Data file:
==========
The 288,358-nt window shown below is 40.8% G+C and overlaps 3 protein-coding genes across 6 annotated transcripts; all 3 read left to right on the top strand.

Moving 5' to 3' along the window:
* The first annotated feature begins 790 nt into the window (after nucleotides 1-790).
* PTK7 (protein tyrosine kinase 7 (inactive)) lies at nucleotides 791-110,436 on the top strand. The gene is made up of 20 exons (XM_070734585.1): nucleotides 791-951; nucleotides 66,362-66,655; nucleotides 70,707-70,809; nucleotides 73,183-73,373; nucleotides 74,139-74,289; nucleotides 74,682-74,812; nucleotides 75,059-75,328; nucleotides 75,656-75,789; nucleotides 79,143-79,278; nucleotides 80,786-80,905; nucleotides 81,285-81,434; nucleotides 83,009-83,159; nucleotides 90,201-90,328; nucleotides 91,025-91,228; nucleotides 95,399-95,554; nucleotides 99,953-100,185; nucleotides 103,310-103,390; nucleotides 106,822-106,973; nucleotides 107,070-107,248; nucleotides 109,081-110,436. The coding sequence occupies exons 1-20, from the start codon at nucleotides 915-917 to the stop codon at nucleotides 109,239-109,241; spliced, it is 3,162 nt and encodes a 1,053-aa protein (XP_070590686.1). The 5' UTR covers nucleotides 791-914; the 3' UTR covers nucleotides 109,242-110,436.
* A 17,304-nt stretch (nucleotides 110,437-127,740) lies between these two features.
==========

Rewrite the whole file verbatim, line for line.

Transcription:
The 288,358-nt window shown below is 40.8% G+C and overlaps 3 protein-coding genes across 6 annotated transcripts; all 3 read left to right on the top strand.

Moving 5' to 3' along the window:
* The first annotated feature begins 790 nt into the window (after nucleotides 1-790).
* PTK7 (protein tyrosine kinase 7 (inactive)) lies at nucleotides 791-110,436 on the top strand. The gene is made up of 20 exons (XM_070734585.1): nucleotides 791-951; nucleotides 66,362-66,655; nucleotides 70,707-70,809; nucleotides 73,183-73,373; nucleotides 74,139-74,289; nucleotides 74,682-74,812; nucleotides 75,059-75,328; nucleotides 75,656-75,789; nucleotides 79,143-79,278; nucleotides 80,786-80,905; nucleotides 81,285-81,434; nucleotides 83,009-83,159; nucleotides 90,201-90,328; nucleotides 91,025-91,228; nucleotides 95,399-95,554; nucleotides 99,953-100,185; nucleotides 103,310-103,390; nucleotides 106,822-106,973; nucleotides 107,070-107,248; nucleotides 109,081-110,436. The coding sequence occupies exons 1-20, from the start codon at nucleotides 915-917 to the stop codon at nucleotides 109,239-109,241; spliced, it is 3,162 nt and encodes a 1,053-aa protein (XP_070590686.1). The 5' UTR covers nucleotides 791-914; the 3' UTR covers nucleotides 109,242-110,436.
* A 17,304-nt stretch (nucleotides 110,437-127,740) lies between these two features.